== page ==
13/06/14 – Iron ore hits a 21-month low
Oversupply continues to weigh on the price of iron ore, which has slipped to a 21-month low following a record 1.2 million-tonne single-day shipment of the bulk metal out of Port Hedland last Saturday.
The benchmark iron ore price, measured out of the Tiajin port in China, has been trending down all week and slumped a further 2.1 per cent overnight on Thursday, to $US91.50 a tonne, the lowest level since September 2012.
Iron ore is down 3.2 per cent this week, and 31.8 per cent this year.
Last Saturday, Port Hedland shipped 1.27 million tonnes of iron ore in a single day, using seven capsize vessels, for the first time, to beat the previous, record set in April, by close to 160,000 tonnes.
The big miners are unfazed by the price crash, as they maintain low costs and higher quality grades of iron ore. BHP Billiton’s breakeven sits at $US45 a tonne, while Rio Tinto’s is $US43 a tonne. Vale’s is a little higher at $US75 a tonne because it has to ship further from Brazil to China.
BHP, Rio, and Vale are all chasing record volumes of 217 million tonnes, 295 million tonnes and 360 million tonnes respectively.
“Right now, they wouldn’t be thinking about managing their production into the market,” UBS mining analyst Glyn Lawcock said. “We would estimate, BHP and Rio are still making in the order of $US35-$US40 per tonne margins.”
In Australia, the value of iron ore exports has risen 24 per cent over the past year, even though the iron ore spot price has lost more than 30 per cent.
Single-metal miners such as Fortescue Metals and Atlas Iron face the difficult challenges of a higher cost base and lower quality iron ore, which is sold at a discount to the benchmark price. Fortescue has an all-in cash cost of around $US72 a tonne, while Atlas breaks even at about $US82 a tonne.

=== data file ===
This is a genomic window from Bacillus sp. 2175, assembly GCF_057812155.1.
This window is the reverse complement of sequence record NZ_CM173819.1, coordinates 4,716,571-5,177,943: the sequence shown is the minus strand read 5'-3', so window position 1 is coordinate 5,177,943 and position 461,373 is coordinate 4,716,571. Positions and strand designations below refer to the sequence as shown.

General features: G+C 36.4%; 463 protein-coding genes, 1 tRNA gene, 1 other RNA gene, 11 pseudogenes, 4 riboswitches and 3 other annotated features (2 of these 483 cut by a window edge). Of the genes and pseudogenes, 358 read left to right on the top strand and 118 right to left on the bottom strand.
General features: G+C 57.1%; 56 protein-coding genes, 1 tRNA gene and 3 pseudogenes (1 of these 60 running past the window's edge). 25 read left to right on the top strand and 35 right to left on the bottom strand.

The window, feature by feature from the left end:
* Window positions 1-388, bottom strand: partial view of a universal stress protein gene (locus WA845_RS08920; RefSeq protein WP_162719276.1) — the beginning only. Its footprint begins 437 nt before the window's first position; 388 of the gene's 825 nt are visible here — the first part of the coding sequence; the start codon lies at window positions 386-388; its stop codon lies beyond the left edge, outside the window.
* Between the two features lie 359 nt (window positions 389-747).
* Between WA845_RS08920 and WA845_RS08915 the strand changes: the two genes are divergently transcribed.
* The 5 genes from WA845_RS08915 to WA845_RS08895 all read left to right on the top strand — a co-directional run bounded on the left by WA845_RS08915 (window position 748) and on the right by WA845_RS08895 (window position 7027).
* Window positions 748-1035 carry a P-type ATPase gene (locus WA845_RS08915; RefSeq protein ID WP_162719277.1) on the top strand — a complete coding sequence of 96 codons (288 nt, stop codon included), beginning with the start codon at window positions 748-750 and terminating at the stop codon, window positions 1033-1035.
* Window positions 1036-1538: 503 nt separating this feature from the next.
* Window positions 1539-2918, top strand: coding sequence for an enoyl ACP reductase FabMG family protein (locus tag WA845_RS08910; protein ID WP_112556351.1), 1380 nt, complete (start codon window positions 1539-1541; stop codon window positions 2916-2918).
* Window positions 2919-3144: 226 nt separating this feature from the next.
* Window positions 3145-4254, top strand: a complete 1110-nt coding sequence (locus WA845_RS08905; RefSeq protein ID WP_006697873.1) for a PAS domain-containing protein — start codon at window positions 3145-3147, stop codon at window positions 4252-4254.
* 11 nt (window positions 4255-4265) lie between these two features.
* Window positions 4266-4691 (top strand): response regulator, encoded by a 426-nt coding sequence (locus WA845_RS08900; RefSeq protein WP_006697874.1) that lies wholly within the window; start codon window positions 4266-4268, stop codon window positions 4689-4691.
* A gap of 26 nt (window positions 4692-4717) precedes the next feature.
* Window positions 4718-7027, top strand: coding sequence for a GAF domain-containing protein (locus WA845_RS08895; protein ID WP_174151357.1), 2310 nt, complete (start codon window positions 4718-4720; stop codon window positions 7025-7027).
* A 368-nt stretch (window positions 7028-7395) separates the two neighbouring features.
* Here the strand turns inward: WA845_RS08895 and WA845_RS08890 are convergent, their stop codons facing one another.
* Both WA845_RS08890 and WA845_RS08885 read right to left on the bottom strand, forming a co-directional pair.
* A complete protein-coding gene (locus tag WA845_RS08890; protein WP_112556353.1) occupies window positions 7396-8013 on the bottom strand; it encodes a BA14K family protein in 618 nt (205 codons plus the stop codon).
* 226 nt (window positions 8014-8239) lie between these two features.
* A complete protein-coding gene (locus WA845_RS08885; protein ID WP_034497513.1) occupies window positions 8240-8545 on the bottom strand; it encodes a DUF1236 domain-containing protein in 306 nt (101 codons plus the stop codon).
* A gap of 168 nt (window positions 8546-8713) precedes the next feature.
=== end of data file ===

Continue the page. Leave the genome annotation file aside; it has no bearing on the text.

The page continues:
The grade and impurity discount between the benchmark 62 per cent iron ore Fe and grades sub-60 per cent has widened over 2014.
“Right now, we would understand if you’re selling some spot tonnes of low quality product, you’re taking the 6 per cent discount, plus potentially anywhere upwards of 15 per cent for impurity discounts,” Mr Lawcock said.
The 15 per cent impurity discount has ballooned from as tight as 2 per cent in the December quarter last year.
“Fortescue is potentially now only making low double digit margins, $US10-$US12,” Mr Lawcock said.
“Back three months ago, when discounts were narrower and prices were higher, those margins were probably close to $US30-$US40. It came in very quick, predicated by the fact that the discount went up and the price came down, so there was a double whammy.”
As the Chinese government implements environmental policies curb inefficient and high-polluting steel producers, demand for lower grade iron ore wanes. The oversupplied market allows iron ore buyers the discretion to pass over product.
For every 1 per cent movement in the grade discount, Fortescue’s pre-tax earnings fall by $100 million, according to Goldman Sachs.
Lower grade iron ore, 57 per cent to 58 per cent Fe, experienced a discount of $US10 a tonne over 2012 and 2013, but Credit Suisse estimates that was abnormally low. The discount is now $US19 a tonne and is expected to hit $US20 a tonne.
“The falling iron ore price has had the effect of reducing China’s domestic production, as Australian producers hoped,” Credit Suisse analyst Matthew Hope said.
“But also reduced demand for 56 per cent to 58 per cent Fe ore because the high-grade concentrate is needed for blending with lower grade ores to produce the right sinter quality.”
Source – The Sydney Morning Herald